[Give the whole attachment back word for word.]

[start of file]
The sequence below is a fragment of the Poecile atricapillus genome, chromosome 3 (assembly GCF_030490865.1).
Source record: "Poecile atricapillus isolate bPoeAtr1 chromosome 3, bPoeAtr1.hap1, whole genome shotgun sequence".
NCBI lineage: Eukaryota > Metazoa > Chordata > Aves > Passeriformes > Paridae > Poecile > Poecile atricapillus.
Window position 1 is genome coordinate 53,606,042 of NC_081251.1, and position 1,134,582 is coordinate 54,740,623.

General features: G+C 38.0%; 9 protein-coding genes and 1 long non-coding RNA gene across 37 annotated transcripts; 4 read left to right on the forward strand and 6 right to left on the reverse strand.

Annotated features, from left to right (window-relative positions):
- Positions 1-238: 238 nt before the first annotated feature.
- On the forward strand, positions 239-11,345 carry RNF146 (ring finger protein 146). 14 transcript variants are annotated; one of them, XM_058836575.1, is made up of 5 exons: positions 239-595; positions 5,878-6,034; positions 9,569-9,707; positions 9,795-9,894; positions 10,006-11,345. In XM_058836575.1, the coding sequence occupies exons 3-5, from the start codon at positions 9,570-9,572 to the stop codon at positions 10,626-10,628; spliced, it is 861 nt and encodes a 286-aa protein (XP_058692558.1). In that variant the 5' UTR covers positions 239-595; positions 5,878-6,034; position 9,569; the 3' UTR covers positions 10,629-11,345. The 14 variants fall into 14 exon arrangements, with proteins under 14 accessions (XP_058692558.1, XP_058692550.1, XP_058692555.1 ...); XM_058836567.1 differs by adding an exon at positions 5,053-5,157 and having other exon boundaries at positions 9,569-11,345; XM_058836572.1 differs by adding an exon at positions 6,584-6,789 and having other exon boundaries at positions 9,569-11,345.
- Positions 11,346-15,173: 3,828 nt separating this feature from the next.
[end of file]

The sequence below is a fragment of the Poecile atricapillus genome, chromosome 3 (assembly GCF_030490865.1).
Source record: "Poecile atricapillus isolate bPoeAtr1 chromosome 3, bPoeAtr1.hap1, whole genome shotgun sequence".
NCBI lineage: Eukaryota > Metazoa > Chordata > Aves > Passeriformes > Paridae > Poecile > Poecile atricapillus.
Window position 1 is genome coordinate 53,606,042 of NC_081251.1, and position 1,134,582 is coordinate 54,740,623.

General features: G+C 38.0%; 9 protein-coding genes and 1 long non-coding RNA gene across 37 annotated transcripts; 4 read left to right on the forward strand and 6 right to left on the reverse strand.

Annotated features, from left to right (window-relative positions):
- Positions 1-238: 238 nt before the first annotated feature.
- On the forward strand, positions 239-11,345 carry RNF146 (ring finger protein 146). 14 transcript variants are annotated; one of them, XM_058836575.1, is made up of 5 exons: positions 239-595; positions 5,878-6,034; positions 9,569-9,707; positions 9,795-9,894; positions 10,006-11,345. In XM_058836575.1, the coding sequence occupies exons 3-5, from the start codon at positions 9,570-9,572 to the stop codon at positions 10,626-10,628; spliced, it is 861 nt and encodes a 286-aa protein (XP_058692558.1). In that variant the 5' UTR covers positions 239-595; positions 5,878-6,034; position 9,569; the 3' UTR covers positions 10,629-11,345. The 14 variants fall into 14 exon arrangements, with proteins under 14 accessions (XP_058692558.1, XP_058692550.1, XP_058692555.1 ...); XM_058836567.1 differs by adding an exon at positions 5,053-5,157 and having other exon boundaries at positions 9,569-11,345; XM_058836572.1 differs by adding an exon at positions 6,584-6,789 and having other exon boundaries at positions 9,569-11,345.
- Positions 11,346-15,173: 3,828 nt separating this feature from the next.